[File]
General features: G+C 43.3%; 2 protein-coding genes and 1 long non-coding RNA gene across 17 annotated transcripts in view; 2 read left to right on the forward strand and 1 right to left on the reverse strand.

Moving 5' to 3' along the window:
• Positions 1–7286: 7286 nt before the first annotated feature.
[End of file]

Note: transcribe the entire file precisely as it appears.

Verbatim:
General features: G+C 43.3%; 2 protein-coding genes and 1 long non-coding RNA gene across 17 annotated transcripts in view; 2 read left to right on the forward strand and 1 right to left on the reverse strand.

Moving 5' to 3' along the window:
• Positions 1–7286: 7286 nt before the first annotated feature.